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3 SEL Practices We Must Continue Beyond the Pandemic

The pandemic has been difficult for everyone, to say the least! But if there is a silver lining to its impact on education, it’s the lessons we’ve learned about the importance of social and emotional learning (SEL).

Student and educators have tapped into social-emotional skills in many different ways during the pandemic. These skills have helped us work through problems, manage our emotions, and view obstacles as opportunities for growth.

Here are three examples of SEL practices that we should continue to prioritize beyond the pandemic.

1. Help students and teachers build confidence.

“I can’t do this!” has been a frequent statement made by students and educators alike during the pandemic. Many felt (and may continue to feel) overwhelmed, frustrated, and unable to perform the tasks asked of them. Confidence and self-efficacy are essential skills needed to work through these feelings and rise to the challenges before us.

For example, when teaching remotely, educators need to have confidence in their abilities to pivot instruction and instructional methods. Believing in themselves — and knowing when and how to ask for help — are the first steps for creating and executing a plan to keep students learning remotely.

For students, self-confidence is crucial because it helps them understand they have the ability to learn and succeed. They need to believe in themselves and know how to advocate for themselves when they need help. This includes finding a way to let teachers know when they are struggling with a concept or assignment, and asking for help if they don’t have internet/computer access or are having problems at home.

Continuing the practice: Research shows that believing in oneself and one’s abilities actually helps desired outcomes come to fruition. We should continue to help educators and students build their confidence so they are able to succeed.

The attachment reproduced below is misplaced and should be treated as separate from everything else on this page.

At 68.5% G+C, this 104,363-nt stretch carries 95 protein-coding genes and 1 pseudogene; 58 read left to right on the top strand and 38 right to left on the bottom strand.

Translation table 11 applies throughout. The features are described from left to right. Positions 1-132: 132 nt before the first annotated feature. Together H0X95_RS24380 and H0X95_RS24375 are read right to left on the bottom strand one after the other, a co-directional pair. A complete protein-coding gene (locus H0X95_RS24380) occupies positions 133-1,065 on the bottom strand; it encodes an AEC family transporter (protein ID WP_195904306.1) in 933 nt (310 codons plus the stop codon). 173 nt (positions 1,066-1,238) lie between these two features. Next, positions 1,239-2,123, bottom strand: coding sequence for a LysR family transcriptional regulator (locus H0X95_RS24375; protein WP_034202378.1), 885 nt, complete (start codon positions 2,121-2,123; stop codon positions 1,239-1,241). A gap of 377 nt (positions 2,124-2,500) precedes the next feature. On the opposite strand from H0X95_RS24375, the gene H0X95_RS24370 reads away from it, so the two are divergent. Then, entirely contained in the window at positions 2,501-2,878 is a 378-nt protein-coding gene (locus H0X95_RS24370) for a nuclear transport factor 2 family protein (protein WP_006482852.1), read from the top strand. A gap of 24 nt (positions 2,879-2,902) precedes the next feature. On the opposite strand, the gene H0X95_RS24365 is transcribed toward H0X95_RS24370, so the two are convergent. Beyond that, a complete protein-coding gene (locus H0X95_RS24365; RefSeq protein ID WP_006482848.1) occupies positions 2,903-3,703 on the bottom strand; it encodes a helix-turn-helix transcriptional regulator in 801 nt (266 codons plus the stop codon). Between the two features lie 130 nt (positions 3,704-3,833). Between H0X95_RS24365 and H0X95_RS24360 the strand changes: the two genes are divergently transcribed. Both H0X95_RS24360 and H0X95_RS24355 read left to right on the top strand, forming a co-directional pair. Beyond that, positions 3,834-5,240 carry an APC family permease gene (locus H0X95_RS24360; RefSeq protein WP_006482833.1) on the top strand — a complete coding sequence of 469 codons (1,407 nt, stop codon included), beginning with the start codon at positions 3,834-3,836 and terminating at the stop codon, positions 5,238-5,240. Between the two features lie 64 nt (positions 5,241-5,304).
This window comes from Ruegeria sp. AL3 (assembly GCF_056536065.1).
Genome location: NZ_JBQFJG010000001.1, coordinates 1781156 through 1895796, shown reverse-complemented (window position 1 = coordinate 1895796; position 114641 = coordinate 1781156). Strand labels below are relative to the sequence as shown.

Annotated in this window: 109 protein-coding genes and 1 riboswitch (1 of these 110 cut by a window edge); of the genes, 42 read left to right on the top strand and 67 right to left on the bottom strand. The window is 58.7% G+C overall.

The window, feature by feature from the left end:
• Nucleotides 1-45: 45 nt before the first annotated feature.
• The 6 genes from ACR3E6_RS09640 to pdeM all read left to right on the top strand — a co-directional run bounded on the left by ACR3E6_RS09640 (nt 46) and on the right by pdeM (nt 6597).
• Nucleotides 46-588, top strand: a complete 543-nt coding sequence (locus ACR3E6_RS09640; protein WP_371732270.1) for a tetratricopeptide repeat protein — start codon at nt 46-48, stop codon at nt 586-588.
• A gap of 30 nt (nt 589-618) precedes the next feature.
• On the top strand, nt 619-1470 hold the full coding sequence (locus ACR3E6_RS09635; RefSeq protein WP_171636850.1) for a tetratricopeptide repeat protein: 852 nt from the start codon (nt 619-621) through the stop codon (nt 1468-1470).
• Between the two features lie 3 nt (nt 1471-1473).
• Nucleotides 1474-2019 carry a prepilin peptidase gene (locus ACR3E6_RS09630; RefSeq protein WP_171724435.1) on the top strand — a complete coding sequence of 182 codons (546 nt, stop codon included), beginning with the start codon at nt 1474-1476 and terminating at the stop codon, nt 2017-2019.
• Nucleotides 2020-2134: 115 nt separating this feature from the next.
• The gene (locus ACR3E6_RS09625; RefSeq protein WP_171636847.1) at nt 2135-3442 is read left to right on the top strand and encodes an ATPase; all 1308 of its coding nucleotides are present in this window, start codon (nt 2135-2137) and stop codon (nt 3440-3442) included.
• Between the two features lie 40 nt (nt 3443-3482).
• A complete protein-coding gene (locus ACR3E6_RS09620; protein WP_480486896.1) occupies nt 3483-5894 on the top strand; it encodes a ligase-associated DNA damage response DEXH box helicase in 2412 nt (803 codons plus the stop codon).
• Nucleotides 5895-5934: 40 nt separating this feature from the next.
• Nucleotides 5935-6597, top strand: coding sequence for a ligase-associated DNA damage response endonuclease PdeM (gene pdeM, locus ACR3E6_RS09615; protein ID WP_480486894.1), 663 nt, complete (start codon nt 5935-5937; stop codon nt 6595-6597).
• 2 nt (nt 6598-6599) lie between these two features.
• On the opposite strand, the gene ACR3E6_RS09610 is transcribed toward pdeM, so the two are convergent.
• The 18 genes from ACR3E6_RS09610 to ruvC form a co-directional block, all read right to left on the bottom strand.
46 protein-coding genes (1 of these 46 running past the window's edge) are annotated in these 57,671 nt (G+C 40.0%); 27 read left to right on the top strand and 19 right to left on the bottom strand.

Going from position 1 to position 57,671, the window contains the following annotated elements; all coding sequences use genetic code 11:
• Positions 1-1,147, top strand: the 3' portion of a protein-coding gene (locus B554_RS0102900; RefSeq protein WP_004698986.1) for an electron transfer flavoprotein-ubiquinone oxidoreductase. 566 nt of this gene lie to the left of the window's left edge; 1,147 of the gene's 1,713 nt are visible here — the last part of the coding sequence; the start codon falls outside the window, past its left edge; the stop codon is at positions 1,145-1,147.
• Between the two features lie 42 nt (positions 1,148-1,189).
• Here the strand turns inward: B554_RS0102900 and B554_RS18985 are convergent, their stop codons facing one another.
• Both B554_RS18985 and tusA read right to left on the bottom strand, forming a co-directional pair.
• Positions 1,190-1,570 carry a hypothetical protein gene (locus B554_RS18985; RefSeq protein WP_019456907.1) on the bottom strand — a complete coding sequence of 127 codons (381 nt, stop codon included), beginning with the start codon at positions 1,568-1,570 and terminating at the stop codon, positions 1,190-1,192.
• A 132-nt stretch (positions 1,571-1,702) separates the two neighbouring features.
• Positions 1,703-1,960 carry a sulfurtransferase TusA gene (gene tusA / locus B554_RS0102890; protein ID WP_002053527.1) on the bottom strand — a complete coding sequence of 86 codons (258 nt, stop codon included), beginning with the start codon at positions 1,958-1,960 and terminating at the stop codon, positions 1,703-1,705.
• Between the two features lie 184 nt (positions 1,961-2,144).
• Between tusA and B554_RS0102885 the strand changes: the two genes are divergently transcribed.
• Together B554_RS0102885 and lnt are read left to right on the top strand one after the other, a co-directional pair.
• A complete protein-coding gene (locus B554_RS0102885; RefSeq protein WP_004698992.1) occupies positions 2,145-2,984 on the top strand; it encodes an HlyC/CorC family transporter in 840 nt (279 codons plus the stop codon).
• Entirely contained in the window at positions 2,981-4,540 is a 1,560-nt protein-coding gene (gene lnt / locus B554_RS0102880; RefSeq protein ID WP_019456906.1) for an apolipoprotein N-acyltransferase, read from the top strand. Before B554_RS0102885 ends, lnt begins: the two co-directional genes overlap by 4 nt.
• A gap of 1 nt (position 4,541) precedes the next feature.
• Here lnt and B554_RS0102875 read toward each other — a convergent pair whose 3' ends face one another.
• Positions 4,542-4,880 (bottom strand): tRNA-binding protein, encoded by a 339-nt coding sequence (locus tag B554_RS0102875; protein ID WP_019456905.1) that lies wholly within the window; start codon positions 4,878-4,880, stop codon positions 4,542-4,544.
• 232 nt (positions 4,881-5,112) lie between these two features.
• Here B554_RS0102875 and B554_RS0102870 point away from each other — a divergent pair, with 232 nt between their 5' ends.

2. Prioritize stress management and self-care.

How many of us felt high levels of stress during the pandemic and remote learning? Unfortunately, even in normal times, we don’t place enough emphasis on self-care. But stressful situations can arise at any time, and the pandemic highlighted why it’s important to continually work on improving our stress management skills so we are able to keep emotions in check during stressful times.

Continuing the practice: We should continue to help students learn stress management skills on a continual basis. We should also make self-care a priority for ourselves. Educators and students will be happier, healthier, and better equipped to deal with stressful situations that arise in the future. 

3. Develop strong relationship skills.

By nature, remote learning requires students and teachers to be physically separated from one another. For many during the pandemic and remote learning, it became instantly apparent how much easier it is to provide both academic help and emotional support when students are in the same room as their educators.

Remote learning has challenged teachers to find ways to build and maintain connections with students via email, Google Classroom, and Zoom meetings. It requires educators to get creative with how they monitor and check in with students, and they have to rely on their own connections with peers, friends, and family for support.

Students face the challenge of having to know how to ask for help when they can’t simply raise their hand in class or signal an emotional problem with a look. They have to find ways to alert their teacher when they don’t understand the material, have trouble accessing internet or technology, or just need to talk through a personal issue.

Continuing the practice: The pandemic made it clear that strong teacher-student connections are vital to students’ success. We must continue to help both students and teachers develop strong relationship skills.

These are just three SEL practices that help students and adults work through tough times. Strong social-emotional skills are needed to live healthy, productive lives, and they will serve us well beyond the pandemic. Let’s continue to prioritize building these skills!

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